Risk perception in healthcare

Risk vs. Reward

Risk vs. Reward

Healthcare decisions made by an individual often follow flawed logic based on the personalized perspective of the patient.  A great example of this type of irrational behavior can be seen at any “craps” table in Las Vegas.  Craps is a dice game where the player continues to roll a pair of dice to hit a specified number before rolling a seven.  Dice have six sides numbered one through six.  Out of thirty-six possible dice combinations, the probability of rolling the number seven is 16.7% (1 in 6) and is the most likely outcome in this situation.  While anyone with a calculator can figure this out, once the dice are placed in a player’s hand the statistical probabilities are usually ignored.  The player knows that seven is the most likely number to be rolled, but the player is confident that he/she will have better luck.

When presented with therapy options and risk/benefit ratios, most people display the same self-confidence as a high rolling gambler.  They may acknowledge that risks exists with a particular prescribed therapy, but are sure that those risks only apply to “other people” taking the medication.  This can be even more alarming in terms of public health as an overconfident assessment of risk may increase outbreaks by infectious disease carriers.  One study in Philadelphia of 5871 individuals tested for HIV found that 2/3 of the individuals that tested positive had assessed their own risk as zero or low.  In the study, all cases were new diagnoses and 90% of the HIV positive patients never, or only sometimes, used condoms.[1]

The emphasis on patient-centered care has evolved into a push for Shared Decision Making (SDM) in medical practice.[2]  Misjudged self-perception of risk brings the reliance on patient decision-making into question.  Within a consumer-driven healthcare system, patients are empowered to demand treatments if they “believe” it will help their ailment.  This puts the physician in a customer service role and that of a consultant similar to a financial advisor providing an investor with stock advice.  Patient “buy-in” on the treatment plan may improve compliance and add placebo effect-like improvement, but may lead to an increase in unnecessary therapies.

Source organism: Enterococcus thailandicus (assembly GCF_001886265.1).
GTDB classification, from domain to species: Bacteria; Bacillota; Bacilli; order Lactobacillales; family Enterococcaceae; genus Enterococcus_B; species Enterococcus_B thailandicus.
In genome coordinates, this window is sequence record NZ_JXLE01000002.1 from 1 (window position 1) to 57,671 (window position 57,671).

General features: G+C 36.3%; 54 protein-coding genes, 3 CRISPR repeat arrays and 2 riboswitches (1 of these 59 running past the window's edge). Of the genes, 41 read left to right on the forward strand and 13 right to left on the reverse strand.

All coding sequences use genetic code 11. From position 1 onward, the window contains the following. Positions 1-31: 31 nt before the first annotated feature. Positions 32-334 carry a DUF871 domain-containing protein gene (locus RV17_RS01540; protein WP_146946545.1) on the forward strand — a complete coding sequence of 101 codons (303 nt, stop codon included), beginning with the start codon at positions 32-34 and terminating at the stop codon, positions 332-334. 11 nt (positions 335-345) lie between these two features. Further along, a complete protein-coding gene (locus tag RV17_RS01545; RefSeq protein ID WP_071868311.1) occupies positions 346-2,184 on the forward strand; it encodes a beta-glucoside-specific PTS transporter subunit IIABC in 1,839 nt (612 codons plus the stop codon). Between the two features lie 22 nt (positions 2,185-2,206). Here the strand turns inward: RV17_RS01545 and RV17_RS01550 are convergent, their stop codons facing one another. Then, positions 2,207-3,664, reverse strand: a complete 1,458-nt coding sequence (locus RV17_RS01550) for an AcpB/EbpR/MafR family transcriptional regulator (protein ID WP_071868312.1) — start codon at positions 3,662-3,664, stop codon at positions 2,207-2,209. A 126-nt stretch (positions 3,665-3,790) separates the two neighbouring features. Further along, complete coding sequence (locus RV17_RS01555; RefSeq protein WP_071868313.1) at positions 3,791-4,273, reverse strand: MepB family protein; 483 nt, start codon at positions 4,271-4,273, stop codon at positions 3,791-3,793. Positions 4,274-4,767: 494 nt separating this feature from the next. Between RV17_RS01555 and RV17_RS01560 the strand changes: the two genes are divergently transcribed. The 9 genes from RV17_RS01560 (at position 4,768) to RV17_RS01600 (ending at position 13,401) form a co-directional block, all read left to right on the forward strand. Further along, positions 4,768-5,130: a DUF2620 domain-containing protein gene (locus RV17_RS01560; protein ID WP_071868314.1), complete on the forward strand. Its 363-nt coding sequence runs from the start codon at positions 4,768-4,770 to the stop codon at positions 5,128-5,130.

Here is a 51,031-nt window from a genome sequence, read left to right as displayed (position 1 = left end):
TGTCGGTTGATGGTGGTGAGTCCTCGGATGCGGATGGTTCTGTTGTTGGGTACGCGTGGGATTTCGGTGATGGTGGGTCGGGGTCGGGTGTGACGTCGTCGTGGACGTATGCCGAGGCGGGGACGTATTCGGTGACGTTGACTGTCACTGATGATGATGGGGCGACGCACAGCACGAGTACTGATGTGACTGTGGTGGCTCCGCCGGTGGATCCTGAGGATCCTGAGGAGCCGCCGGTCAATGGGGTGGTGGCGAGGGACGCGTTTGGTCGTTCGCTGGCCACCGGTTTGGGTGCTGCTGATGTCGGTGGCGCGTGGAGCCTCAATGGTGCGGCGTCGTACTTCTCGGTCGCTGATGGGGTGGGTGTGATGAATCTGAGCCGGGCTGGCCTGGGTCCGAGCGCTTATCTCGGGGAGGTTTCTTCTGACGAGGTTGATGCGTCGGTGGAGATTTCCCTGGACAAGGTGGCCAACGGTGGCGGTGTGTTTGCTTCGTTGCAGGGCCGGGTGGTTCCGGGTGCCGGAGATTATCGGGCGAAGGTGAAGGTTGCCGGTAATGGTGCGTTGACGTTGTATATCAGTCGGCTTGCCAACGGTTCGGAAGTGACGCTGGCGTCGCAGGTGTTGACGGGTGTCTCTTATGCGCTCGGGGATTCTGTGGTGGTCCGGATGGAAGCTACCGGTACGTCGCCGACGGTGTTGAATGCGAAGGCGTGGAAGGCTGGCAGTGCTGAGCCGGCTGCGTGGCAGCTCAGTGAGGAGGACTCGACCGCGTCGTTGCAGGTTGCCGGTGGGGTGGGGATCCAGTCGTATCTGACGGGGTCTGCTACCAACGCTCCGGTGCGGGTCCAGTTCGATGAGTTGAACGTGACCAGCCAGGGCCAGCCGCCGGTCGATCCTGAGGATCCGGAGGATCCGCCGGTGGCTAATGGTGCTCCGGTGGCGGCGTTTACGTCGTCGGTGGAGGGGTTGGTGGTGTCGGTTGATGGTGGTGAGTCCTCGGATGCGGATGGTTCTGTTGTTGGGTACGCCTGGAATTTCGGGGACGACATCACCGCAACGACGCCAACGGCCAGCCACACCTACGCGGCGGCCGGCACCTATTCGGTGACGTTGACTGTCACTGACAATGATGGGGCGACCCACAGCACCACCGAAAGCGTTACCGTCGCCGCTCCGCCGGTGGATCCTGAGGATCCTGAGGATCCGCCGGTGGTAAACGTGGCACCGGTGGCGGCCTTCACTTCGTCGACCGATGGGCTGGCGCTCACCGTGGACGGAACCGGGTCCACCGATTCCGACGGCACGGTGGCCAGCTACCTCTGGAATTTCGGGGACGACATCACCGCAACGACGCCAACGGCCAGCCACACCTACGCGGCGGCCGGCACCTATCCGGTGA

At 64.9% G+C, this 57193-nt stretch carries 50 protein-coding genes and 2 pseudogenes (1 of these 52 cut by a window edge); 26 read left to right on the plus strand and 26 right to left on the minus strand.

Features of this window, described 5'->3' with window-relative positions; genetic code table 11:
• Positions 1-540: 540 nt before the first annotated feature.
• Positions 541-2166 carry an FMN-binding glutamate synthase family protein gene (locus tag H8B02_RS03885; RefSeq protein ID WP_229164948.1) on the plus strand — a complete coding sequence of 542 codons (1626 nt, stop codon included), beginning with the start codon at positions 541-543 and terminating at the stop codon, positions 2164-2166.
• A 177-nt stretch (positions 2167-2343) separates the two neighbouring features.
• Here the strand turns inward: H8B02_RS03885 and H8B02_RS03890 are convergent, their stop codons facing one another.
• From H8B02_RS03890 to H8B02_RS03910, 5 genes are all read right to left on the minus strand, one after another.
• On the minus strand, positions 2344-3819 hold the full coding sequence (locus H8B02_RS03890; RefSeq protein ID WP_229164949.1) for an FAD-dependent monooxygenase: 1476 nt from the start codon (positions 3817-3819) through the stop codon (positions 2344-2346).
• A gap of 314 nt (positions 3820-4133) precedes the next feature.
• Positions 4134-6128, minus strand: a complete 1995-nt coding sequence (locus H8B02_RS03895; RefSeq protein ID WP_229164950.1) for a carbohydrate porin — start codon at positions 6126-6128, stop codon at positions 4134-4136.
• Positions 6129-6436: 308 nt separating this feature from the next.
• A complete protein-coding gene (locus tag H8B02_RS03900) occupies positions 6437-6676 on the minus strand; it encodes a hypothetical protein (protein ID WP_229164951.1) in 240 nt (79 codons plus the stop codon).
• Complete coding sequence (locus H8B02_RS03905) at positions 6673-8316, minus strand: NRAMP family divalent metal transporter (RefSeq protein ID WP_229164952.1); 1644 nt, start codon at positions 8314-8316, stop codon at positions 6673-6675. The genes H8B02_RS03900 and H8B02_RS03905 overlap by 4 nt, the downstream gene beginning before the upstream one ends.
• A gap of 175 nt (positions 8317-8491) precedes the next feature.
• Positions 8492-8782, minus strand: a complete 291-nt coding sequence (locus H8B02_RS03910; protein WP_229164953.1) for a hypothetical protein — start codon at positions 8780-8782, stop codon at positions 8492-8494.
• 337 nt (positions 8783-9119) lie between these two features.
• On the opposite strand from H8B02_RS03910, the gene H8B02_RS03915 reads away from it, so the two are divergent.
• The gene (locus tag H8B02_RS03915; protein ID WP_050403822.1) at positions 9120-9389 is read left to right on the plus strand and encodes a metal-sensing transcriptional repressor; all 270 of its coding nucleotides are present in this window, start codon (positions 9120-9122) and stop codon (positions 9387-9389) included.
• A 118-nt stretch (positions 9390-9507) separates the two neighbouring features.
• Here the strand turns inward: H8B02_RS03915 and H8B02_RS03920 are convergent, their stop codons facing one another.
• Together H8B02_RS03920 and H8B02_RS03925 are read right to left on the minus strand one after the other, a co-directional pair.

The psychological phenomenon surrounding perceived risk has infiltrated health decisions by patients, but what about the investigators researching new drug therapies?  Is it possible that well-meaning scientists and clinicians that see potential adverse events during early stages of drug development are blinded by this same overconfidence?  The attachment (via employment or other contractual arrangements) to the drug being studied puts the researcher in a position where personal emotions could be similar to the dice player.  The potential for this unintended bias helps build the case for a requirement of independently funded research in addition to the pharmaceutical company researched submitted for drug approval.

Variations between actual compared to perceived risk can influence decision making, so the challenge becomes accounting for those variations or implementing strategies to eliminate them.  For example, a gambler may go to the casino with a friend not for just social reasons, but so the friend may provide a “voice of reason” when the gambler is being irrational.  We can use a similar strategy in healthcare by adding an independent tertiary observer to the patient-physician SDM framework or the pharmaceutical company-FDA transaction.

[1] Nunn A, Zaller N, Cornwall A, et al. AIDS Patient Care and STDs. April 2011, 25(4): 229-235.

[2] Stiggelbout AM, Van der Weijden T, DeWit PT, et al. Shared decision making: really putting patients at the centre of healthcare. BMJ 2012;344:e256.

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Joey Mattingly, PharmD, MBA is an assistant professor at the University of Maryland School of Pharmacy located in Baltimore, Maryland. Joey has managed retail and long-term care pharmacy operations in Kentucky, Illinois and Indiana. Leading Over The Counter is a blog of Joey's views and opinions on the topics of pharmacy leadership and management and do not represent the University of Maryland, Baltimore. Joey can be followed on Twitter @joeymattingly.

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